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Polarimetry - Forestry - Polarimetric Parameters Co-polarization Signatures

Polarimetric data may provide unique information on forest canopies related in particular to canopy architecture and the consequent scattering mechanisms. Backscatter mechanisms include direct backscatter from branches (single bounce/volume scattering), backscatter from trunks (single bounce), scattering from branch-ground interaction (double bounce), scattering from trunk-ground interaction (double bounce), and direct backscatter from the ground (surface scattering). The relative contribution of each of these depend on the nature of the canopy and imaging parameters such as incidence angle and frequency. Components within the canopy (leaves and twigs) may play a significant role in the scattering and attenuation interactions depending on frequency. It is expected that use of polarimetric data analysis will help understand the nature of scattering within a canopy.

An example modelled co-polarization signature representative of a hardwood forest at L-band shows that backscatter from a heavy forest cover at HH and VV polarizations is similar with that at VV being slightly lower, suggesting the dominance of multiple branch scattering combined with a weak double bounce component (Figure 9-28a). The pedestal height indicates a large unpolarized component in the backscatter return indicative of multiple scattering Durden et al.

Modelling of the same canopy with a branch density that is an order of magnitude lower results in a polarization signature that is characteristic of a dihedral corner reflector (double bounce) (Figure 9-28b), suggesting the dominance of trunk-ground scattering mechanisms for this forest with fewer branches. The lower branch density also results in a significantly lower pedestal height due to a lower unpolarized component, indicating a smaller amount of volume scattering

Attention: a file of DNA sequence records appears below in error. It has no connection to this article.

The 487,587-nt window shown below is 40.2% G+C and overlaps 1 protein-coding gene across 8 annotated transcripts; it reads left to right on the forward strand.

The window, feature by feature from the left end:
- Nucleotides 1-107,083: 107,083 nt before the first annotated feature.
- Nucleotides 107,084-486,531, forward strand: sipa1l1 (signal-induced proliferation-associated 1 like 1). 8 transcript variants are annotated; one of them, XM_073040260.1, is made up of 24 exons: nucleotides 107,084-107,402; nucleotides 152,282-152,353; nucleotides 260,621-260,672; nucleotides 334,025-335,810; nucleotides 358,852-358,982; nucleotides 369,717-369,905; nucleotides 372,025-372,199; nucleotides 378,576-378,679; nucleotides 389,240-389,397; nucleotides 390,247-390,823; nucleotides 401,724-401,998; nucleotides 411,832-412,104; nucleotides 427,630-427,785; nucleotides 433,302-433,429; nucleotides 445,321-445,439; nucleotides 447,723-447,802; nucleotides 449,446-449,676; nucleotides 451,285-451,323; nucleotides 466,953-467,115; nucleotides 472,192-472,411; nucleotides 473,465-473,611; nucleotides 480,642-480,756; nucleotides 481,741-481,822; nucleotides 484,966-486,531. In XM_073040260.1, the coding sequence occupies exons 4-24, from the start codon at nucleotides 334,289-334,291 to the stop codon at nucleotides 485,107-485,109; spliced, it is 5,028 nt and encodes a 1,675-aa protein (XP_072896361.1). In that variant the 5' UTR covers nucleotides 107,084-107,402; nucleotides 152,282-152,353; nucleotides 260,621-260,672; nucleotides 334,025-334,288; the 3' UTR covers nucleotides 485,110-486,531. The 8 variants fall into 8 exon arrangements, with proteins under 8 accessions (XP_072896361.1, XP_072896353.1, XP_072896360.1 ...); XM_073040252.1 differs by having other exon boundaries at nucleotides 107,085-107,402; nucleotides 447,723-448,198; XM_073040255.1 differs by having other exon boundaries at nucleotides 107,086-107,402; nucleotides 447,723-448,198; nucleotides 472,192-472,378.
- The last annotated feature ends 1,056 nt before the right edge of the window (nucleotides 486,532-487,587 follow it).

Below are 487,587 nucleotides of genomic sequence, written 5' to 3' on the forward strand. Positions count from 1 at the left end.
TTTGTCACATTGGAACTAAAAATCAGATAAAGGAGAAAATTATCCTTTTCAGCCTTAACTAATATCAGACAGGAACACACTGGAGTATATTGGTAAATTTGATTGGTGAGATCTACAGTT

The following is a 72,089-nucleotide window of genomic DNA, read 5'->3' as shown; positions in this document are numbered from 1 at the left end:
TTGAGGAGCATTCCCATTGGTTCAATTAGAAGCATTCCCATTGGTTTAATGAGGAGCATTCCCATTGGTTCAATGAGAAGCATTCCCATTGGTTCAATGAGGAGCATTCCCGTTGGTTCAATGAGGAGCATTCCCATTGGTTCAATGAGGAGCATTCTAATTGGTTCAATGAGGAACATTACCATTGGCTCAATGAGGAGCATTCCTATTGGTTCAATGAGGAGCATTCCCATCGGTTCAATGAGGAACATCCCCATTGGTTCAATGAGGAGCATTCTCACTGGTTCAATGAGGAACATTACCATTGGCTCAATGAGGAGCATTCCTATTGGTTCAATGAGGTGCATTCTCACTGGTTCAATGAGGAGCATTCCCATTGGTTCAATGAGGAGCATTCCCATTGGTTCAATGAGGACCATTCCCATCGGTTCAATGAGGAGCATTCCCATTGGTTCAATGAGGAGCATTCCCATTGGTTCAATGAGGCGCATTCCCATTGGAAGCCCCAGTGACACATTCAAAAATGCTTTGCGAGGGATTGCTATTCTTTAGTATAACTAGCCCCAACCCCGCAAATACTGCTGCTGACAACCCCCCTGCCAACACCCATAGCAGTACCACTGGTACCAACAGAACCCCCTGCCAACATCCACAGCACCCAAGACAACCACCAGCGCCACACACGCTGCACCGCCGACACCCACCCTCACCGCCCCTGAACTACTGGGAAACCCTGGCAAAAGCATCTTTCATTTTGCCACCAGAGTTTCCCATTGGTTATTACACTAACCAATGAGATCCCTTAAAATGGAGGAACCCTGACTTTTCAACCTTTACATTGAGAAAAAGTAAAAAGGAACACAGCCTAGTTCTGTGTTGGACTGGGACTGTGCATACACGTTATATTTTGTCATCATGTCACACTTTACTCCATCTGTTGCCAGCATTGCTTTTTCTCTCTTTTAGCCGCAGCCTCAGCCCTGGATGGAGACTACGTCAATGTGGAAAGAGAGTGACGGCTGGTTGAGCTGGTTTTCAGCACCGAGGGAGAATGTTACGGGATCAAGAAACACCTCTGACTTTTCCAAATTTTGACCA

Figure 9-28
P = Normalized Power

Figure 9-28. Co-polarization signature at L-band of, a) a hardwood forest and b) a hardwood forest with a branch density that is of an order of magnitude less than (a) (from Durden et al).

Figure 9-29 shows the modelled co-polarization signatures for a forested area and a clear cut area. The clear cut area has a lower pedestal height indicative of a lower unpolarized component due to greater direct return from the ground surface and a smaller amount of volume scattering. The stronger return in the VV case compared to that at HH is indicative of surface scattering.

Figure 9-29
P = Normalized Power

Figure 9-29. Co-polarization signature for, a) forested area and b) clear cut (from Durden et al). Polarization Phase Difference

The Co-polarization Phase Difference can be useful in understanding the scattering mechanisms for a particular target. Single bounce scatterers generally result in a phase difference close to 0o whereas ideal double bounce scatterers have a phase difference of plus_minus180°. In the example from the work of LeToan et al. Le Toan et al 1992 for a forest canopy the Co-polarization Phase Difference has been correlated with stand age (Figure 9-30), and to a lesser extent with forest stand height, and trunk biomass In this case, the mean Co-polarization Phase Difference obtained for the clear cut area ( = 6.8°) indicates that the backscatter is largely a function of surface scattering from the ground. The mean value for the mature forest stand is much higher (approximately 66°) and has a larger standard deviation (90°) than that obtained for the clear cut area (70°). This is indicative of volume scattering.

Figure 9-30
F = Frequency of occurence (%), D = Polarization phase difference (Deg)

Figure 9-30. Histograms of P-band Copolarization Phase Differences between HH and VV polarizations () for (I) a clear cut area and (II) a 46 year old pine forest plantation (Le Toan et al 1992).

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